The reason: it really doesn’t matter to the Consortium which of the leader’s debate participants you vote for because the companies making up the Consortium could live with any of them. Harper has been licking their boots since he lost the election of 2004. He’s their man, and you just know that Ignatieff would easily assume the same boot-licking position were he elected. In contrast, the corporations that comprise the Consortium could not live with a Prime Minister Elizabeth May, or even with a significant number of Green MPs. May and the Greens are not loyal to, and probably would never be loyal to, the corporations that form the Consortium. The Greens put their principles (zany as I believe those principles to be) first, and quite probably would not sell-out those principles to the corporate interests represented by the Consortium. The Greens quite probably would change who wins and who loses under the laws of this country. And, for that reason, the corporations comprising the Consortium are hell bent on making sure you believe that Elizabeth May and the Greens are not worthy of your vote (even though almost a million Canadians voted Green in 2008); hell bent on making sure you believe that a vote for a Green MP is a “wasted” vote (even though all of the votes cast for losing Conservative, Liberal, NDP, and BQ candidates in 2008 were, in the exact same sense, “wasted” votes); hell bent on ensuring that they do not lose their goodies.
The bottom line is this. The corporations comprising the Consortium are being allowed to abuse their government-granted privileges, and the public’s trust, in order to secure their own unearned, anti-competitive privileges. You could not start a television station – for example, one that promotes the Greens – if your life depended upon it. The law prohibits you from doing so, and permits CTV and CBC (and other Consortium members) to operate without any fear that you will start up a competitive television network: such competition is outlawed. You need a licence from the CRTC and – guess what? – the Liberals and Conservatives write the laws about who gets a licence and how…and they have – for the CRTC’s entire history – ensured that folks like you never are permitted to broadcast your own signal on the Canadian airwaves. It’s a closed shop. The fix is in. There’s nothing “free market” about Canada’s television market; there’s no free flow of political ideas. They tell you who to vote for, and – having earned your trust with nightly news broadcasts – they abuse that trust at election time to get you to vote as they tell you you should.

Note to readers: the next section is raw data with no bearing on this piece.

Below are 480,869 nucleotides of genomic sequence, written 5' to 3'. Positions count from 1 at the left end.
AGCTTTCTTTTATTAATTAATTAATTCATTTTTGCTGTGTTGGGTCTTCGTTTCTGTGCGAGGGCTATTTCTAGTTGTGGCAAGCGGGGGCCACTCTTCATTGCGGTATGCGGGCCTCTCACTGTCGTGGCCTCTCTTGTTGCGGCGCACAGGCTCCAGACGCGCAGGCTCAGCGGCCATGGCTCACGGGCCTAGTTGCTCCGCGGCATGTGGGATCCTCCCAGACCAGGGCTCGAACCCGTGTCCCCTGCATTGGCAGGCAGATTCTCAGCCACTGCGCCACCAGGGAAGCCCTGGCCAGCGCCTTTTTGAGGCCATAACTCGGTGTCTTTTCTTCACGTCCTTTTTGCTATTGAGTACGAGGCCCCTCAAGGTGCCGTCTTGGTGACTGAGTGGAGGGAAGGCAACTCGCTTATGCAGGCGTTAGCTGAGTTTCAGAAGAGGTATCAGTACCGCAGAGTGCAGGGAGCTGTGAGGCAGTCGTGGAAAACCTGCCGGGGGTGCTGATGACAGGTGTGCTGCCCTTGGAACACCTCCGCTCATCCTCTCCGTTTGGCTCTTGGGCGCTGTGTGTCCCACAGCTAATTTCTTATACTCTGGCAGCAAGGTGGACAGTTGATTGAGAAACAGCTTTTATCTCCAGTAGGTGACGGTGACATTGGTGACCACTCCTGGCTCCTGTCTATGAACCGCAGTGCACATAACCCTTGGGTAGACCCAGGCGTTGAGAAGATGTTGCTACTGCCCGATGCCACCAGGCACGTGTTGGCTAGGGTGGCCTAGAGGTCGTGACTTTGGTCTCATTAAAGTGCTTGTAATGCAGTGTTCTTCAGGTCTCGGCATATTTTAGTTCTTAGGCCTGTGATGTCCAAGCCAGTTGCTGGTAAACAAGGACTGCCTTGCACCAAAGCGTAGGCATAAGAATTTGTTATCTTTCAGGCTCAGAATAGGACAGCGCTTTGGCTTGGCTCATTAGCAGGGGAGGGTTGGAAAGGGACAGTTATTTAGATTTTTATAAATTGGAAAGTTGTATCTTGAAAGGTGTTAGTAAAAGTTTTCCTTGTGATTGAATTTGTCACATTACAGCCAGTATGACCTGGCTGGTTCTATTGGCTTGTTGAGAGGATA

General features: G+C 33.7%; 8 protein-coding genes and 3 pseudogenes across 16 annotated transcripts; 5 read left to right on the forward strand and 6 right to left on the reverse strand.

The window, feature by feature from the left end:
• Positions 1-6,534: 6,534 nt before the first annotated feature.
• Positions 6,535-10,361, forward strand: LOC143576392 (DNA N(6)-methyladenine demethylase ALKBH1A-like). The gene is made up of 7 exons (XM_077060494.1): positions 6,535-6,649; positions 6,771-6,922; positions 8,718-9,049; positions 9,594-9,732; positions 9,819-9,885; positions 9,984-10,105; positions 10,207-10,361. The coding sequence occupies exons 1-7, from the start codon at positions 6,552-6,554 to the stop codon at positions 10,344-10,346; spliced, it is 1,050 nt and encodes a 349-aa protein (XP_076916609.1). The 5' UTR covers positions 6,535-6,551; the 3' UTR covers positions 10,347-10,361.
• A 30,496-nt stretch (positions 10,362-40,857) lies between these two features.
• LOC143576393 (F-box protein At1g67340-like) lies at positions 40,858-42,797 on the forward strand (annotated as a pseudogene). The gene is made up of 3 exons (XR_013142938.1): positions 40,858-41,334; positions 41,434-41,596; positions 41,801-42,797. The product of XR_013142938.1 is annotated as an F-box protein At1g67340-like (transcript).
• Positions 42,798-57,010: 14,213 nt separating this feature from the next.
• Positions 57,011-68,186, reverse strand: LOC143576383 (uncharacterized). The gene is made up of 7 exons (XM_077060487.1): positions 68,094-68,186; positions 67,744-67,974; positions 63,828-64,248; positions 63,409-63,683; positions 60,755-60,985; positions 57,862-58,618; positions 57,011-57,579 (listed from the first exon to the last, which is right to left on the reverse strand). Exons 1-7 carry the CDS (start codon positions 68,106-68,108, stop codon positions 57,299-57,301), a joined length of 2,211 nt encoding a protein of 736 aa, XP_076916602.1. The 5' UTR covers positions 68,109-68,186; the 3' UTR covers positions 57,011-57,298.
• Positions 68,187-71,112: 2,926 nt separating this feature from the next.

My message to you is this: a corporation that is protected, by government, from competition – a corporation that could not broadcast its message legally without a licence issued by the government of Canada – ought not to be permitted by law to use its ill-gotten preferential status to implicitly condemn parties – like the Greens – that it fears would not play ball were they to form the government. The people of Canada have given those media corporations licences to broadcast without fearing competition from other companies that would like to start up a television station/network. So long as that unjust protectionism is in place, no such broadcaster should have the freedom to black-ball political parties such as the Greens.
Canada – and each of its provinces – must adopt laws that defeat such obvious partisanship with respect to leader’s debates. If we must exclude the Rhino Party – because it doesn’t truly seek to be elected – then fine: establish a rational criterion whereby inclusion in a leader’s debate requires that a included party leader lead a party that is truly seeking to have its members elected. If we must exclude leaders who – having too few candidates – could not become the Prime Minister/Premier, fair enough, but let us not be afraid to exclude Gilles Duceppe (or one of his successors) from leaders debates if we do adopt such a rule: his Bloc Quebecois party does not have enough candidates for him ever to rationally expect to become the Prime Minister of Canada. However, so long as you are excluded from starting your own television station – so long as running one is, in effect, a government-granted privilege – we must adopt laws to take away from those having a broadcast licence the discretion to pick-and-choose who will be excluded from leaders debates. The absence of such a law makes a mockery of our elections, and of democracy itself.
NOTE: Freedom Party is not nominating any candidates in the 2011 federal election.